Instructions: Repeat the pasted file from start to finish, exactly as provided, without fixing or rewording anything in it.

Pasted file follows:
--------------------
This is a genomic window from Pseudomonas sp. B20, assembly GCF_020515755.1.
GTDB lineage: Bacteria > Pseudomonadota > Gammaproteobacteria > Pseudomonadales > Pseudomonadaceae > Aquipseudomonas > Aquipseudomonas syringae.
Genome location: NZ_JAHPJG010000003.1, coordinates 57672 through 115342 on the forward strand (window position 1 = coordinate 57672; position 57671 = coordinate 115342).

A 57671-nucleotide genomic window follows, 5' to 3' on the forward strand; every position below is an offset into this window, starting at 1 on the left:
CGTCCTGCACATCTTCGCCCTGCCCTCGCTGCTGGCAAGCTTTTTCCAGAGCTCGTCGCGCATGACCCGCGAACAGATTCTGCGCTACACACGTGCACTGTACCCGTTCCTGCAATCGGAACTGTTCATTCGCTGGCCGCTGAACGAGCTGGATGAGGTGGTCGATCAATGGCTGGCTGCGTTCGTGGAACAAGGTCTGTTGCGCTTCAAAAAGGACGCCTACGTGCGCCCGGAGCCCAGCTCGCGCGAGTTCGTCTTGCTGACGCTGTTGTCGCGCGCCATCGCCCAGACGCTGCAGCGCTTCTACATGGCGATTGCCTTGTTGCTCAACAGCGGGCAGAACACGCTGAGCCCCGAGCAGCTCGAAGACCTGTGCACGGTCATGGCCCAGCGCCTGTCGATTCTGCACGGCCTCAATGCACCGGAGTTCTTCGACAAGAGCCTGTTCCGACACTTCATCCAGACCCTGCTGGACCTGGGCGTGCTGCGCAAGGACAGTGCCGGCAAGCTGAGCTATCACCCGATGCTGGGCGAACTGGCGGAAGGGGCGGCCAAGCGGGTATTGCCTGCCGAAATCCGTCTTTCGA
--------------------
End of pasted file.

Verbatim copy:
This is a genomic window from Pseudomonas sp. B20, assembly GCF_020515755.1.
GTDB lineage: Bacteria > Pseudomonadota > Gammaproteobacteria > Pseudomonadales > Pseudomonadaceae > Aquipseudomonas > Aquipseudomonas syringae.
Genome location: NZ_JAHPJG010000003.1, coordinates 57672 through 115342 on the forward strand (window position 1 = coordinate 57672; position 57671 = coordinate 115342).

A 57671-nucleotide genomic window follows, 5' to 3' on the forward strand; every position below is an offset into this window, starting at 1 on the left:
CGTCCTGCACATCTTCGCCCTGCCCTCGCTGCTGGCAAGCTTTTTCCAGAGCTCGTCGCGCATGACCCGCGAACAGATTCTGCGCTACACACGTGCACTGTACCCGTTCCTGCAATCGGAACTGTTCATTCGCTGGCCGCTGAACGAGCTGGATGAGGTGGTCGATCAATGGCTGGCTGCGTTCGTGGAACAAGGTCTGTTGCGCTTCAAAAAGGACGCCTACGTGCGCCCGGAGCCCAGCTCGCGCGAGTTCGTCTTGCTGACGCTGTTGTCGCGCGCCATCGCCCAGACGCTGCAGCGCTTCTACATGGCGATTGCCTTGTTGCTCAACAGCGGGCAGAACACGCTGAGCCCCGAGCAGCTCGAAGACCTGTGCACGGTCATGGCCCAGCGCCTGTCGATTCTGCACGGCCTCAATGCACCGGAGTTCTTCGACAAGAGCCTGTTCCGACACTTCATCCAGACCCTGCTGGACCTGGGCGTGCTGCGCAAGGACAGTGCCGGCAAGCTGAGCTATCACCCGATGCTGGGCGAACTGGCGGAAGGGGCGGCCAAGCGGGTATTGCCTGCCGAAATCCGTCTTTCGA